As ALS patients, caregivers, and families of ALS patients know too well, there are not enough FDA-approved drugs for the treatment of this disease. In fact, there are currently only two pharmaceutical therapies available to patients in the United States: generic riluzole, approved by the FDA in 1995, which modestly extends survival, and Mitsubishi Tanabe Pharma’s Radicava (edaravone), which gained FDA approval in 2017 for its demonstrated effect on ALS functionality. Radicava is not yet approved for use in Europe, however. With 5,000 or more new cases diagnosed in the U.S. alone every year, and as many as 30,000 Americans living with ALS, there is an urgent and glaring need for new pharmaceutical interventions.
But there is hope on the horizon. ACT for ALS, which SimpliHere wrote about recently along with other legislation, new funding sources, and the discovery of new cellular and genetic targets for drug development, are, together, coinciding to inspire pharmaceutical companies to focus their work on the development of new ALS drugs. In fact, the number of Phase I through Phase III ALS drug trials have increased steadily in recent years, according to GlobalData’s clinical trials database, up from 20 trials in 2012 to 60 in 2021, between institutions and corporations working in ALS drug development. And several important trials of these new compounds are expected to deliver results for ALS patients this year.
Here are four major trials with anticipated results to keep your eye on in 2022:
Amylyx’s Phase II trial of a compound they are calling AMX003 included 135 patients demonstrated slowing decline in function after six months on the experimental drug, a compound of small molecules that intend to protect nerve cells from damage, thereby preventing neurodegeneration. Amylyx initiated a Phase III trial of the drug in 600 patients, but, in the meantime, the FDA sent a positive signal, announcing that it would allow the company to file an NDA submission, which is how drug companies formally propose that the FDA approve their compound for sale and marketing in the U.S. Results of the Phase III trial are expected in November 2023, but there is a chance the FDA could move faster to bring the drug to market.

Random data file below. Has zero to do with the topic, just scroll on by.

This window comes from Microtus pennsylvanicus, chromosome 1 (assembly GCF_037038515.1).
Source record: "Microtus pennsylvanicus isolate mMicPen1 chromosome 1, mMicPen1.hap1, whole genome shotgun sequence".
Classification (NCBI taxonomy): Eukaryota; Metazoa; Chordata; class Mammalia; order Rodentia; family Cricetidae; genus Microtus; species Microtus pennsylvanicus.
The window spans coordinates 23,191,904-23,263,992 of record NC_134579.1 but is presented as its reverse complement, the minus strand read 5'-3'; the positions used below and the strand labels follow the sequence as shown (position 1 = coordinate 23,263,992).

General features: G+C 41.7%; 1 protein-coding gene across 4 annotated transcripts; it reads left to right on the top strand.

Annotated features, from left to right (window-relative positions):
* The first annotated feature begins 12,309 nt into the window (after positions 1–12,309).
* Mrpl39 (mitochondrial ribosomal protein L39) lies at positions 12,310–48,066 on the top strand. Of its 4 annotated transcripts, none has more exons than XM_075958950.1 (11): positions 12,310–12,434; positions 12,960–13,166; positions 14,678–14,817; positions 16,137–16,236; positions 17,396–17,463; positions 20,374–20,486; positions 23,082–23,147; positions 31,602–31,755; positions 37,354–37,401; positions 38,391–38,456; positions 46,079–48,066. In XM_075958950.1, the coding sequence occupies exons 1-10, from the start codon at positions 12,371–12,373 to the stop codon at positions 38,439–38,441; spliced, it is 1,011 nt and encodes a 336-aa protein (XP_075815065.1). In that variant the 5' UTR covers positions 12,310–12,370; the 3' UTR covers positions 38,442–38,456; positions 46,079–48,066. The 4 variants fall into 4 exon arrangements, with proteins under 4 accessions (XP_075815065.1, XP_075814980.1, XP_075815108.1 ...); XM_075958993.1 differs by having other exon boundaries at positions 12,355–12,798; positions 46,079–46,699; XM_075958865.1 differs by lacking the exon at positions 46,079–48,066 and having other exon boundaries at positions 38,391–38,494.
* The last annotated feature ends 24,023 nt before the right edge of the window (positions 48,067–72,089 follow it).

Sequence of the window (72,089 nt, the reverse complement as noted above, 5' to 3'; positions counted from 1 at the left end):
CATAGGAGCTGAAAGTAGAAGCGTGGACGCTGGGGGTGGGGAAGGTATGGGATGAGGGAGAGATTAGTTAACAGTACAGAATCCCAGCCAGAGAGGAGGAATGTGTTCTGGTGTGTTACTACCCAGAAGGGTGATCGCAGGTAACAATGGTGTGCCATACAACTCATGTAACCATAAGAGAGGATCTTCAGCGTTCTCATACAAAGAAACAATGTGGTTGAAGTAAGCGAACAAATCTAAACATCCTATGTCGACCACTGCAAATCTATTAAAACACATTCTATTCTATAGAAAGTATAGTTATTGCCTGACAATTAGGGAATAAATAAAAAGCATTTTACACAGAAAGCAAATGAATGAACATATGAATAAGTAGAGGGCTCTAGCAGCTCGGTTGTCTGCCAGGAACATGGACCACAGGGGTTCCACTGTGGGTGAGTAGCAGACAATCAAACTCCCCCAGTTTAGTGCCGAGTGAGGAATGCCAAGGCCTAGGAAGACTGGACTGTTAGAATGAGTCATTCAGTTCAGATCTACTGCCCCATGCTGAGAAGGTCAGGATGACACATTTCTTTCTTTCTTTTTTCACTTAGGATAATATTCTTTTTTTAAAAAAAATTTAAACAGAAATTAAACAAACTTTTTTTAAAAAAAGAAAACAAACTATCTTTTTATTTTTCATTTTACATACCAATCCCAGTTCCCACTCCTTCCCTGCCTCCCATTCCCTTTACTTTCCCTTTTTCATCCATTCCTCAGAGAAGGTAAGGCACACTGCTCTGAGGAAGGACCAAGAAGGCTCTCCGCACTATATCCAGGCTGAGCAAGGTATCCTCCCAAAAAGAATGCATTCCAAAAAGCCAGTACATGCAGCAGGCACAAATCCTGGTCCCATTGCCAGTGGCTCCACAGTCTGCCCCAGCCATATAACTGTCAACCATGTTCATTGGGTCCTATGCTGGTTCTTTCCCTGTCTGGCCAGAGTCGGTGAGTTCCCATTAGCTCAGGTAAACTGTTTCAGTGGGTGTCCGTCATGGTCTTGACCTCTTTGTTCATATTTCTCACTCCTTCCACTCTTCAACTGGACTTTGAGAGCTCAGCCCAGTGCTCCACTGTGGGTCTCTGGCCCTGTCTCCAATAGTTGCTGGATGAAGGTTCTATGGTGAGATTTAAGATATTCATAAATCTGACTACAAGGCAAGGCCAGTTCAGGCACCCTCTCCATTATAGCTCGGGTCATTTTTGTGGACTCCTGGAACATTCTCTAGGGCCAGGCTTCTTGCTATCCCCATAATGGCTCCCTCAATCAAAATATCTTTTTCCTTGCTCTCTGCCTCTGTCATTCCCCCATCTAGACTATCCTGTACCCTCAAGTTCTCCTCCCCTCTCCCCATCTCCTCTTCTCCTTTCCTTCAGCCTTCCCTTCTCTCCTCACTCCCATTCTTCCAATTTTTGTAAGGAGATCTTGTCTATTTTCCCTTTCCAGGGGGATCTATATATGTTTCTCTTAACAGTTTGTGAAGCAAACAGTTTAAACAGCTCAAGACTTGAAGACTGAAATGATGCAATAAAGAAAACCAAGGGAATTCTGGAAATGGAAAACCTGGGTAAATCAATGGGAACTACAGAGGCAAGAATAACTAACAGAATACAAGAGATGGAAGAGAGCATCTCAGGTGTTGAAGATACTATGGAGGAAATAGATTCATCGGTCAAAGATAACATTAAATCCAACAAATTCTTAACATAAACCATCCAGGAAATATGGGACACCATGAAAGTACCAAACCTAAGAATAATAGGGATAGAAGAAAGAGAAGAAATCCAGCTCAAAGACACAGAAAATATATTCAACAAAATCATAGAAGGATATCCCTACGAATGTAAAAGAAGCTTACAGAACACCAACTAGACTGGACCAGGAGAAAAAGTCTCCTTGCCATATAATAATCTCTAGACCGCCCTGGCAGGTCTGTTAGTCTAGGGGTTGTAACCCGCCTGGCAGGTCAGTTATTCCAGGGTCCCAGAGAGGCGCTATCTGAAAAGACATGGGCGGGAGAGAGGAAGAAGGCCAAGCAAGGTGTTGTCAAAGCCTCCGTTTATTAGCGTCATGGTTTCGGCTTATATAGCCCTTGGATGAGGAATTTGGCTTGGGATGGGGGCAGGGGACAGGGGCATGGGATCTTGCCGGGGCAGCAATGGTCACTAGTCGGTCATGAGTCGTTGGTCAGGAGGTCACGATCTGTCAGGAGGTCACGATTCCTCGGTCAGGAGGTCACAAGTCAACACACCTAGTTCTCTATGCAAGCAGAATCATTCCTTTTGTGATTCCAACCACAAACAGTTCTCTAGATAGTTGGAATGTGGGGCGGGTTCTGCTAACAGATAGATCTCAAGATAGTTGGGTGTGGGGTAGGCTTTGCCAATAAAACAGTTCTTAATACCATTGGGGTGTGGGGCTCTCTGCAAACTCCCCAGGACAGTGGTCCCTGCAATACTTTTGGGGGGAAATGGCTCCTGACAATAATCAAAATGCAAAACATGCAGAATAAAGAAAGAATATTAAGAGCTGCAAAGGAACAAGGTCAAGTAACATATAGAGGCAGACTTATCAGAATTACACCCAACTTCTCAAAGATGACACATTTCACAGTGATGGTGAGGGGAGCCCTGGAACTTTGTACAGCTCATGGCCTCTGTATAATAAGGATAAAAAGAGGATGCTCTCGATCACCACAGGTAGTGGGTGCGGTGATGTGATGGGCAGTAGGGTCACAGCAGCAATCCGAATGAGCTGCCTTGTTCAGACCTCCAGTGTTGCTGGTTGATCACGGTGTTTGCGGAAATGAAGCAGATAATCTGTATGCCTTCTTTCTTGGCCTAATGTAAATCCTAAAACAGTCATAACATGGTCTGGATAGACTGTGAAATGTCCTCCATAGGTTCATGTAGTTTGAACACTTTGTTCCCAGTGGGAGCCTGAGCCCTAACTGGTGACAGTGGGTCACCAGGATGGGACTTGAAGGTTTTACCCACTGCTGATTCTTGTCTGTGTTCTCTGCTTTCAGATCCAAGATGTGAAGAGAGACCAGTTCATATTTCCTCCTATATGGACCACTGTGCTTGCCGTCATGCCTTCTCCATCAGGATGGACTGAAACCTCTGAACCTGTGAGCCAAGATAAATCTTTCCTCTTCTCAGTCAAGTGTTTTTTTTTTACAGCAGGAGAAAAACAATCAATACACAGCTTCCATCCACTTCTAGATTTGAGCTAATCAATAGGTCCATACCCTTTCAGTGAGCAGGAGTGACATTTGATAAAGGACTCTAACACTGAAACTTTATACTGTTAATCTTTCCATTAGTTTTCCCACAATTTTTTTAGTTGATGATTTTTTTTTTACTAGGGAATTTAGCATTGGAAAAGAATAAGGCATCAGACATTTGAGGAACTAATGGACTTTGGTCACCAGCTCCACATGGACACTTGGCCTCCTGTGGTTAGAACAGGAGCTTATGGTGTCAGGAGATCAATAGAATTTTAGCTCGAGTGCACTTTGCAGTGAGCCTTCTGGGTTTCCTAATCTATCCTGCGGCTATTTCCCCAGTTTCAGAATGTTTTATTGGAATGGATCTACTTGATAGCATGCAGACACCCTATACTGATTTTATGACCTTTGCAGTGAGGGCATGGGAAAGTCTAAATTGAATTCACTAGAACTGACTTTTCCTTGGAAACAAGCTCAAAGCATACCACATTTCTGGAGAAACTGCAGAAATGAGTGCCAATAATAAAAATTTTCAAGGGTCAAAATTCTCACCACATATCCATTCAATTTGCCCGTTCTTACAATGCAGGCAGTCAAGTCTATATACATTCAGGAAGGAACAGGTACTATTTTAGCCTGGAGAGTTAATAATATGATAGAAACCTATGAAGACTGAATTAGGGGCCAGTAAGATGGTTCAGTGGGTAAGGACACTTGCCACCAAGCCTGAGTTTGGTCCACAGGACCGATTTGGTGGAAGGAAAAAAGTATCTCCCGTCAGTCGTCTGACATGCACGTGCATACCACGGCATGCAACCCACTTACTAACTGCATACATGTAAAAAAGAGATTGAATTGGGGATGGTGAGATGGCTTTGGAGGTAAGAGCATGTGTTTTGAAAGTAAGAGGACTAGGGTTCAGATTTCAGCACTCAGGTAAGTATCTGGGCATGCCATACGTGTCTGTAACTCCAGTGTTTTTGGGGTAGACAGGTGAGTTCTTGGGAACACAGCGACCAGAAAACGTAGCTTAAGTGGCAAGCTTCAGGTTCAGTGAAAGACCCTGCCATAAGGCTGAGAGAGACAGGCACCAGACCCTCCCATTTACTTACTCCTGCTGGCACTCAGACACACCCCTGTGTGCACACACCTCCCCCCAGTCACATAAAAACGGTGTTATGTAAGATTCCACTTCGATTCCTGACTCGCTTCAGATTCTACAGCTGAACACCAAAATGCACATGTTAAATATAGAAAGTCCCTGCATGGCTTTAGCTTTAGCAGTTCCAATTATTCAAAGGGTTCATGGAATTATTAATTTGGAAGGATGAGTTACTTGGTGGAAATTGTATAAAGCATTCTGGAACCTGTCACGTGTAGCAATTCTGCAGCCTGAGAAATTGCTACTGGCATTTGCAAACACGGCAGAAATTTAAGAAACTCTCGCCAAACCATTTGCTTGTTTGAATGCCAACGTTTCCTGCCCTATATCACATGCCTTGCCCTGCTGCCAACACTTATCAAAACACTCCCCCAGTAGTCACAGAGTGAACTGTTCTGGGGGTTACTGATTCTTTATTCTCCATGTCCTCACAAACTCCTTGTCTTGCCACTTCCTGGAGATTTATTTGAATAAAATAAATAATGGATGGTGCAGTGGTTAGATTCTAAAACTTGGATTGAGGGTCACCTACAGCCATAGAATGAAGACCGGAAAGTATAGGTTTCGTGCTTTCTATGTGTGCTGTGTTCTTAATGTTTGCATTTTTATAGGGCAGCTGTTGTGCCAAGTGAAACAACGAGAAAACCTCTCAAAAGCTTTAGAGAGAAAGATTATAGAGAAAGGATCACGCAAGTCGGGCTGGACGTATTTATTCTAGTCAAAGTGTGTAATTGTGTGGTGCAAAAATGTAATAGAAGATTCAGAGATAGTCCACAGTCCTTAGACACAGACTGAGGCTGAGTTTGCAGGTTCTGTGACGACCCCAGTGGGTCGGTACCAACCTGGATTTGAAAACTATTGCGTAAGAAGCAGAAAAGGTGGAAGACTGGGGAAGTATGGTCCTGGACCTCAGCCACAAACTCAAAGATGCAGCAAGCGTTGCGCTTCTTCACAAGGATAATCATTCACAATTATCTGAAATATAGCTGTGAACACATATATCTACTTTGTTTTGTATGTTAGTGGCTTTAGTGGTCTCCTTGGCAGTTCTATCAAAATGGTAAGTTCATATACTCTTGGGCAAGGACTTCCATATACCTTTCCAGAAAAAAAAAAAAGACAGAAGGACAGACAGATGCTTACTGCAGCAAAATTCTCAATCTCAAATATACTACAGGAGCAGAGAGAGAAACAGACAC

The HEALEY ALS Trial
The HEALEY ALS trial is testing multiple experimental drugs under one platform trial. These include Biohaven Pharmaceuticacl’s verdiperstate, Clene Nanomedical’s CNMAU-8, and Prilenia Therapeutics’s pridopidine. The trial measures, over six months, how these three compounds produce changes according to the ALS Functional Rating Scale (ALSFRS-R), which stratifies severity of ALS, including respiratory function, with secondary endpoints including survival and measures of both muscle strength and respiratory function. Results on all three of the compounds are expected in the second and/or third quarters of 2022.
Wave Life Science’s WVE-004
Wave Life Science is currently recruiting patients with frontotemporal dementia or C9orf72-associated ALS for its Phase I/II trial of its compound, called WVE-004. The drug aims to target and inhibit the expression of the gene called C9orf72, which is most common genetic cause of ALS accounting for about 12% of all cases. Clinical data is expected in 2022, which will allow Wave Life Sciences to determine next steps for the development of their drug.
Eledon Pharmaceuticals’s AT-1501
AT-1501 is a monocolonal antibody compound that blocks the CD40L pathway with a goal of improving muscle function and slowing disease progression. Eledon completed a Phase I trial that found the drug to be safe and well-tolerated and is currently in the midst of a 52 patient Phase IIa safety-focused trial. Topline results are expected in 2022, and AT-1501 already has FDA “orphan drug” designation, which is given to experimental drugs that are not developed by the pharmaceutical industry for economic reasons but which respond to public health need.
Note: This blog post summarized a recent post by Clinical Trials Arena.
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